NU swaps, walks and bleeds
With the community Oct. 26, 2006
Service to community comes in many shapes and sizes on The Hill; this weekend, it's likely to appear as an XL sweatshirt and a pair of size 9 women's running shoes.
On Saturday, Norwich University will host the annual Drop 'n' Swap clothing exchange, and according to organizers, the community at large will reap the benefits as piles of blue jeans, t-shirts and other garments are donated, traded and recycled in Plumley Armory.
"It's one of the best examples of a true community service event where we not only have student volunteers but also community volunteers come together for a really great cause," said Nicole DiDomenico, director of the Office of Volunteer Programs at Norwich. "It's wonderful to see our students and community members getting together to provide this sort of service for their fellow neighbors."
The annual clothing exchange was first hosted at Norwich in 2005 when the school collaborated with Central Vermont Solid Waste District to organize the event. That year, approximately 350 to 400 people showed up, creating a snake-like line that wound out the doors of Plumley by 9 a.m. DiDomenico said she expects similar results this year, and that's not surprising for a school whose students, staff and faculty pride themselves on serving the greater good.
Earlier in the month, the Norwich community joined thousands around the globe to participate in an International Walk To School event. Bright and early on a blustery October day, roughly 125 NU athletes, coaches and staffers met up with local Northfield children at Kenyon's Hardware to accompany the tykes on their morning trek. Sophomore Cadet Victoria Wilson said the walk was a great way for the University community to interact with and inspire local Northfield students.
"Those kids were so excited to talk to the athletes," said Wilson, a math and physics double-major and member of the lady Cadets volleyball squad. "Almost all of them have aspirations of becoming athletes, and so a lot of them were saying things like 'I want to play basketball when I get older!'"
Wilson said just walking with the kids and spending a few extra minutes with them on the hopscotch court was a simple way to reach out to her Northfield neighbors.
"I think it was a really fun way to interact with the community," Wilson said. "And I'll remember that I helped to brighten their day just by walking and talking with them."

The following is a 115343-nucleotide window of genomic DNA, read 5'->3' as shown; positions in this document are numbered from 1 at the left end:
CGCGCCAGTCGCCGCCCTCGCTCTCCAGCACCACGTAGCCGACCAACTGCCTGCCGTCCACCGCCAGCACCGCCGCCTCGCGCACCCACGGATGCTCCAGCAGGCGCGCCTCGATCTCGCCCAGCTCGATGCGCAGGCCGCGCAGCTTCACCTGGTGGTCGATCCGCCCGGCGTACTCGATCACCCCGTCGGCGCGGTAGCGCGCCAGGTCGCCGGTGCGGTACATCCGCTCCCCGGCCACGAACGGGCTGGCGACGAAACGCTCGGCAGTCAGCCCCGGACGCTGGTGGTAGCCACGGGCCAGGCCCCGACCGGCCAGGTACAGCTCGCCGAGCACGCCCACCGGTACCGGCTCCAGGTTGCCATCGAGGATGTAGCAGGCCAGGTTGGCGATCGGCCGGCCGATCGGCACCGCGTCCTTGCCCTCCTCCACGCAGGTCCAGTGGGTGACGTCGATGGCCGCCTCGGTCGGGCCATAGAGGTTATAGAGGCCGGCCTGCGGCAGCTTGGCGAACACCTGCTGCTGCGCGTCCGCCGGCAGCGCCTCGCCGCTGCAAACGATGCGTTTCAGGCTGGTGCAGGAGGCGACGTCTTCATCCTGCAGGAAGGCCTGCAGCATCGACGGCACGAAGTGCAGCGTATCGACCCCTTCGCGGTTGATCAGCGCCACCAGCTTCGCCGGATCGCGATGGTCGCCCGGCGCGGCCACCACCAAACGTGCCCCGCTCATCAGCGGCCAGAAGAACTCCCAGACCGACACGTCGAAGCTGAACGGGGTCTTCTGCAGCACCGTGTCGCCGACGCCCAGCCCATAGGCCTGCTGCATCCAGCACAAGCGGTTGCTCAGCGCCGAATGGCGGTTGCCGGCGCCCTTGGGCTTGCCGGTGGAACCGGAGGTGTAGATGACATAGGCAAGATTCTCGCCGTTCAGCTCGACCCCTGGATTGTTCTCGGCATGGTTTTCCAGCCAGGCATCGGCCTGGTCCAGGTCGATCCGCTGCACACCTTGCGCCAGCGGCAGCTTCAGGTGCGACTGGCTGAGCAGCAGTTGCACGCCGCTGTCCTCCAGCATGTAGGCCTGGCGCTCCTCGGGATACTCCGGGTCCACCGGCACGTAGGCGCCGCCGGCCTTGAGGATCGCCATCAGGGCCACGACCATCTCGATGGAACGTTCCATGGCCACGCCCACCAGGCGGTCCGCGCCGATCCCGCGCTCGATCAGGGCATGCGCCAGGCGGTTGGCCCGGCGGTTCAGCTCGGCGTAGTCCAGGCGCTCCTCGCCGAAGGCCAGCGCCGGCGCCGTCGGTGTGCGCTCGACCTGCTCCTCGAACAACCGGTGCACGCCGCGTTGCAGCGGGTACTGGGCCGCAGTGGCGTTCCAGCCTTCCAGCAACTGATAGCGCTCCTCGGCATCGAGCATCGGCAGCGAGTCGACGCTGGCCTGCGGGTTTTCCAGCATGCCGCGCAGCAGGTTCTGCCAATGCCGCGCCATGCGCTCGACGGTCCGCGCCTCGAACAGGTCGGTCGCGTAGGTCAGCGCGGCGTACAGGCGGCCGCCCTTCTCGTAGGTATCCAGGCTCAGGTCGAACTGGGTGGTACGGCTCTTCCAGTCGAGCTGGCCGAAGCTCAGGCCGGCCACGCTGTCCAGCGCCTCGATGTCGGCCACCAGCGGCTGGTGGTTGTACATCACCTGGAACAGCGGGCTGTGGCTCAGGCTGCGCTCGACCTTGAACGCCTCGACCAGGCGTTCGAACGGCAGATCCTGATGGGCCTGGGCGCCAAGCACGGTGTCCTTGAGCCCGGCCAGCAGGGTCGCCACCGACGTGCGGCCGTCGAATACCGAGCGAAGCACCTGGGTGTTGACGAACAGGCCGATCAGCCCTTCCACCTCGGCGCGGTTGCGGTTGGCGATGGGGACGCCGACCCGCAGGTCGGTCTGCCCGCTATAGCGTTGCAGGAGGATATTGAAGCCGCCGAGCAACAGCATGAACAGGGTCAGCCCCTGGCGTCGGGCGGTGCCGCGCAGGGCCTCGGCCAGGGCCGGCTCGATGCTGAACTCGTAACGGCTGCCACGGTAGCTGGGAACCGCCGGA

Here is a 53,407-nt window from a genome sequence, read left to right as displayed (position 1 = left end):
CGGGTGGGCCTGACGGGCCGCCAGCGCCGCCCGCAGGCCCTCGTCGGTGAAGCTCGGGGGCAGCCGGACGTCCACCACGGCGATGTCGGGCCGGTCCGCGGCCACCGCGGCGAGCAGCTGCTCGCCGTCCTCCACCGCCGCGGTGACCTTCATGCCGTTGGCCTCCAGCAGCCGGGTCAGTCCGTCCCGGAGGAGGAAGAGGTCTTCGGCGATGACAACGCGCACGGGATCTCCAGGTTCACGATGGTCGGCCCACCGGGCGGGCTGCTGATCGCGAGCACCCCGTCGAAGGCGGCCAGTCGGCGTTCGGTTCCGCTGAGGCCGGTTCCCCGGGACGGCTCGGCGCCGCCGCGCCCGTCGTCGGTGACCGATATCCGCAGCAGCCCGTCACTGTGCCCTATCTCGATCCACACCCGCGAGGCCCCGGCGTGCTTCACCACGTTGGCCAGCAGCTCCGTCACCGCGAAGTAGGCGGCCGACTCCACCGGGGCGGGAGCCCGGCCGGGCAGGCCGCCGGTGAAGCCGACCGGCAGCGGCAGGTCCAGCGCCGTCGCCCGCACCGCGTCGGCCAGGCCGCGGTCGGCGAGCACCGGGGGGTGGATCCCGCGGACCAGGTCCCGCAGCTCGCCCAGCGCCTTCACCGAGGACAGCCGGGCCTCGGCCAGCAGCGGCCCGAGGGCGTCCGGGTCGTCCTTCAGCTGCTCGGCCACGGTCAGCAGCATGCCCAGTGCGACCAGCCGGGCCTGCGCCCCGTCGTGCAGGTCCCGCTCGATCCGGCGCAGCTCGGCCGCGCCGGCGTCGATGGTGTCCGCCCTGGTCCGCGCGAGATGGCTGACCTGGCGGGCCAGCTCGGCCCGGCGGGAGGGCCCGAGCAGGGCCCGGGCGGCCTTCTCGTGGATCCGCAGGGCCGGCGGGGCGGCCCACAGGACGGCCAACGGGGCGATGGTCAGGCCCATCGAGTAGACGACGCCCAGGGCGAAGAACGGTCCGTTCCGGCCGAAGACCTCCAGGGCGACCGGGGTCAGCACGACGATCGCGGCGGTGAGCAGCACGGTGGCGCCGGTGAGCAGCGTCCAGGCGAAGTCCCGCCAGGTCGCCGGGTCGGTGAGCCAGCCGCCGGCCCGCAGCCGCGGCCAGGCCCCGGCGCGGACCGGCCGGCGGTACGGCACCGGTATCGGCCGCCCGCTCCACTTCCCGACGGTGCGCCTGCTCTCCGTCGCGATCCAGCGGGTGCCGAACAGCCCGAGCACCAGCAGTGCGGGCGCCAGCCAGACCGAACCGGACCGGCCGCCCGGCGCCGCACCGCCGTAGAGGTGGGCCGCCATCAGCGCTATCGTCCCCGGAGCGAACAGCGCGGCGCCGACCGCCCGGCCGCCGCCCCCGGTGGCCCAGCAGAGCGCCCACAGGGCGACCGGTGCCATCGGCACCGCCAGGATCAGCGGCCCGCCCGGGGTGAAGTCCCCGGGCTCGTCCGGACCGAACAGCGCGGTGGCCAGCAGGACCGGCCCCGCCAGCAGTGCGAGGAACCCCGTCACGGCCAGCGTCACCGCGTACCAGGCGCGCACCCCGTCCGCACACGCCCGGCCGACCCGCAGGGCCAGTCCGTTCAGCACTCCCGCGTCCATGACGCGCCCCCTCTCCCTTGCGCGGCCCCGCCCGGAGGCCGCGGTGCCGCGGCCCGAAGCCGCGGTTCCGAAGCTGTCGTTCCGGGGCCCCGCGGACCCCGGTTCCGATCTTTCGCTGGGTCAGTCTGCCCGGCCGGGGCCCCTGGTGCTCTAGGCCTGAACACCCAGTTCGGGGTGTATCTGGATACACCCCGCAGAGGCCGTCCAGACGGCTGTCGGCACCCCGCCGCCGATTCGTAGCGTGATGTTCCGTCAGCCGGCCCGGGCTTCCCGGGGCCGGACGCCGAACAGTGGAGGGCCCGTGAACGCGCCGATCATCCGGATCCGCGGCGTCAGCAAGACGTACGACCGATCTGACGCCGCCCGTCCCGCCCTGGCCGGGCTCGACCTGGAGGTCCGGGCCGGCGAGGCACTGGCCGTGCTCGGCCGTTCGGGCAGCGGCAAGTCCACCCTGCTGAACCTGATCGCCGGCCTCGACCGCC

According to Amanda Cuiffo, Assistant Athletic Director and Head Volleyball Coach at Norwich, nearly every one of the University's athletic teams was represented at the walk.
"We had far more athletes than there were kids walking to school that day," Cuiffo said, adding that next year a bigger push would be made to encourage more local children to participate.
Fortunately, the walk to school didn't exhaust the energy reserves of the NU population. The following day the Norwich community teamed up with the American Red Cross and collected a record-breaking 342 pints of blood at the school's fall blood drive. Sophomore Brandi Jagemann helped organize the Oct. 5 event. As a nursing major and president of the Student Nurse's Association, Jagemann said it was important for her to see a strong result at the drive, but she has other reasons for that goal as well.
"For me personally, it's a very important event," Jagemann said. "I'm actually a leukemia survivor, and I know I received at least four blood transfusions during my chemotherapy. And I don't think that most people realize just how significant giving a pint of blood can be, because it takes more than one pint for every transfusion. But that one transfusion can save one life."
With these successes and the Drop 'n' Swap still to come, it would seem that Norwich is shooting for a banner month in the community service arena. As for DiDomenico, she said she's focusing on Saturday's event, and she's sure things will work out well for the entire community.
"There are free clothes for everybody at the Drop 'n' Swap," DiDomenico said, "so everyone walks away happy."